Arizona’s Sen. Kelly-Masters race could shift Senate balance of power
SHANNON LONGWORTH: Republicans need a net gain of just one seat to pick up control of the Senate. One path could be through Arizona where it looks like Senator Mark Kelly would win without issue early on, but now the race is tight. Joining me to talk about this key battleground is political strategist, Chuck Coughlin. Chuck is Kelly’s resume as a fighter pilot and astronaut and Gabby Giffords husband, not enough to win votes when inflation is such a priority.
CHUCK COUGHLIN | POLITICAL STRATEGIST: You know, that’s going to be the question that’s going to be the question on election day is what what are voters valuing? And how how do they weigh those things? It’s clearly the economy, inflation, immigration are big issues in Arizona, but so is Mark’s reputation. He’s been an incumbent congressman, as you say, fighter pilot, astronaut, shuttle commander and married to a very popular figure in Arizona, and generally well liked. I suspect, at the end of the day, it will be enough. But it’s going to be a close race because of the because the analytics of the cycle, it’s a more Republican cycle than a democratic cycle.
SHANNON LONGWORTH: Let’s talk about the race for governor. Recent polls suggest that Carrie Lake has the edge here. Do you think her position on the 2020 election results is a factor?
COUGHLIN: I do I mean, I think it is a thing that’s alienating part of the Republican base. Our data shows that about Democrats are getting about 5% more Republicans voting for them than Democrats voting for Republicans. That’s a significant number in the cycle. And then that sort of leaves it up to unaffiliated voters. Again, it’s how does the electorate weigh those issues? I personally think it does. It gives a lot of those undecided and swing voters pause. And so you know, the lake has been great at messaging her base and talking to Republican base voters. But you know, she hasn’t chosen to talk to the Arizona Republic since this spring, which would indicate that she really is not have an ear for the larger electorate.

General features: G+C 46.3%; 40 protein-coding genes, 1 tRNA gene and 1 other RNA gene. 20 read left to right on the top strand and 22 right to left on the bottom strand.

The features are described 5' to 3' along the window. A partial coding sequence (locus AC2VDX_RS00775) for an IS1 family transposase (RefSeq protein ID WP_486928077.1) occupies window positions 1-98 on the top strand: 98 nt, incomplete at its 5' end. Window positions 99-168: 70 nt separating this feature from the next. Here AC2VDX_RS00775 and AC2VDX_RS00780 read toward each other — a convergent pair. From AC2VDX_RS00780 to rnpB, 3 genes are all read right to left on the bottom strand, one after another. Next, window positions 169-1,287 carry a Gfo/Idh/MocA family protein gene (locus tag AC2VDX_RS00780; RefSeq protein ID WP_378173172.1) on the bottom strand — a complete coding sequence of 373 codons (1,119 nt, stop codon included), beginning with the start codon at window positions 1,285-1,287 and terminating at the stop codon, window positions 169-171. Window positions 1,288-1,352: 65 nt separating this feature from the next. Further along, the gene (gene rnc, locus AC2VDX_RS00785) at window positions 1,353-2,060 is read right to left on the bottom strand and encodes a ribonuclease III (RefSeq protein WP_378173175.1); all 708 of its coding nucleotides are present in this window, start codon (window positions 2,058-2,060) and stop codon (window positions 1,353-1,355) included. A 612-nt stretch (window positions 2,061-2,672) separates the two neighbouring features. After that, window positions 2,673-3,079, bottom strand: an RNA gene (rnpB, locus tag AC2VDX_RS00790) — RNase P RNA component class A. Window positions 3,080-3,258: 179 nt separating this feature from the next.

LONGWORTH: Democrat Katie Hobbs remained adamant up until then that up until recently that heard about her decision not to debate Lake, do you think the Secretary of State made the right decision?
COUGHLIN: You know, it could have been the right decision early on, because it was an easy decision to make given lakes record, you know, simply appearing in front of the media and saying something like, you know, why would I debate somebody that denies and wouldn’t certify the last election that wants to get rid of your right to vote early voting, and that denies any discussion about reproductive rights and wants a constitutional ban. And there’s nothing left to debate simply say that and walk away. The debate, the campaign chose not to do that they chose to talk about format, and some other things early on, and it prolonged the issue. And it’s created an issue where Mrs. Lake has used it to her advantage.
LONGWORTH: And it does seem to be a strategy that several different candidates have been using across the country, isn’t it that they’re refusing to debate in person? Because they can control the narrative online? Is? Is that what’s going on?
COUGHLIN: Well, that’s that’s, you know, campaign politics. If you perceive yourself being ahead ahead in the election cycle and have the momentum, then why choose to debate? Why give you an opponent that option in under the scenario I laid out, it would have played up to your advantage up to a Hobbs advantage saying the issues or this the race has been decided and would have cast it in that light. What happened though, is she played it more as a tactical game rather than a narrative game. And it came out, you know, when I think against the ops campaign at the end, and I think it actually hurt her in the cycle.
LONGWORTH: Okay, Chuck Coughlin, I want to thank you for joining us, and we appreciate your time.
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